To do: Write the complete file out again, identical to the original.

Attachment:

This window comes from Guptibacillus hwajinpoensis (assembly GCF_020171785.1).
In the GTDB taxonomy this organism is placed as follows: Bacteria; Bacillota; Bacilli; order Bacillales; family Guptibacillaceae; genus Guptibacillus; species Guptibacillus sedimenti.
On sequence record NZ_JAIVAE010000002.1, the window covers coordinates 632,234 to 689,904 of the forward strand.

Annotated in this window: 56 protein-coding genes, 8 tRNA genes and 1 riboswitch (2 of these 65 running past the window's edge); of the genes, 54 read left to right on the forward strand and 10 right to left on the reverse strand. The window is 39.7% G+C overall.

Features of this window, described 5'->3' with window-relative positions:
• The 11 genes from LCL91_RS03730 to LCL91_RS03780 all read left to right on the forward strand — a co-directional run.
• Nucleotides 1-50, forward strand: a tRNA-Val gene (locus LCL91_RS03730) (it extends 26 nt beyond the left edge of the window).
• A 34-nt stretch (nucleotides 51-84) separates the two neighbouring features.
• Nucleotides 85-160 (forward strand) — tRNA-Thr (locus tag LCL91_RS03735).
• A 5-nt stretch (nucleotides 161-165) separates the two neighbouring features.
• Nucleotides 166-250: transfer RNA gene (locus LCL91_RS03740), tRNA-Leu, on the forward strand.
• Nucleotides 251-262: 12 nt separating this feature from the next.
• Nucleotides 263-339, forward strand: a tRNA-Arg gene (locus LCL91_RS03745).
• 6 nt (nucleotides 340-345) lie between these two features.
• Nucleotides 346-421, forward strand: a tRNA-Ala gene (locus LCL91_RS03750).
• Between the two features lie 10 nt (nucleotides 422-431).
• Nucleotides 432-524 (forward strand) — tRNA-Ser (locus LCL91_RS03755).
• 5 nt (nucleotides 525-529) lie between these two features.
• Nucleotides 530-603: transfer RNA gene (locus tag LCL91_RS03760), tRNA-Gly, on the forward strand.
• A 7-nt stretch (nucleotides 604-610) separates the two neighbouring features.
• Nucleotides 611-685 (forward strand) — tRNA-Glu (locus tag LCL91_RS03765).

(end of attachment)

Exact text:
This window comes from Guptibacillus hwajinpoensis (assembly GCF_020171785.1).
In the GTDB taxonomy this organism is placed as follows: Bacteria; Bacillota; Bacilli; order Bacillales; family Guptibacillaceae; genus Guptibacillus; species Guptibacillus sedimenti.
On sequence record NZ_JAIVAE010000002.1, the window covers coordinates 632,234 to 689,904 of the forward strand.

Annotated in this window: 56 protein-coding genes, 8 tRNA genes and 1 riboswitch (2 of these 65 running past the window's edge); of the genes, 54 read left to right on the forward strand and 10 right to left on the reverse strand. The window is 39.7% G+C overall.

Features of this window, described 5'->3' with window-relative positions:
• The 11 genes from LCL91_RS03730 to LCL91_RS03780 all read left to right on the forward strand — a co-directional run.
• Nucleotides 1-50, forward strand: a tRNA-Val gene (locus LCL91_RS03730) (it extends 26 nt beyond the left edge of the window).
• A 34-nt stretch (nucleotides 51-84) separates the two neighbouring features.
• Nucleotides 85-160 (forward strand) — tRNA-Thr (locus tag LCL91_RS03735).
• A 5-nt stretch (nucleotides 161-165) separates the two neighbouring features.
• Nucleotides 166-250: transfer RNA gene (locus LCL91_RS03740), tRNA-Leu, on the forward strand.
• Nucleotides 251-262: 12 nt separating this feature from the next.
• Nucleotides 263-339, forward strand: a tRNA-Arg gene (locus LCL91_RS03745).
• 6 nt (nucleotides 340-345) lie between these two features.
• Nucleotides 346-421, forward strand: a tRNA-Ala gene (locus LCL91_RS03750).
• Between the two features lie 10 nt (nucleotides 422-431).
• Nucleotides 432-524 (forward strand) — tRNA-Ser (locus LCL91_RS03755).
• 5 nt (nucleotides 525-529) lie between these two features.
• Nucleotides 530-603: transfer RNA gene (locus tag LCL91_RS03760), tRNA-Gly, on the forward strand.
• A 7-nt stretch (nucleotides 604-610) separates the two neighbouring features.
• Nucleotides 611-685 (forward strand) — tRNA-Glu (locus tag LCL91_RS03765).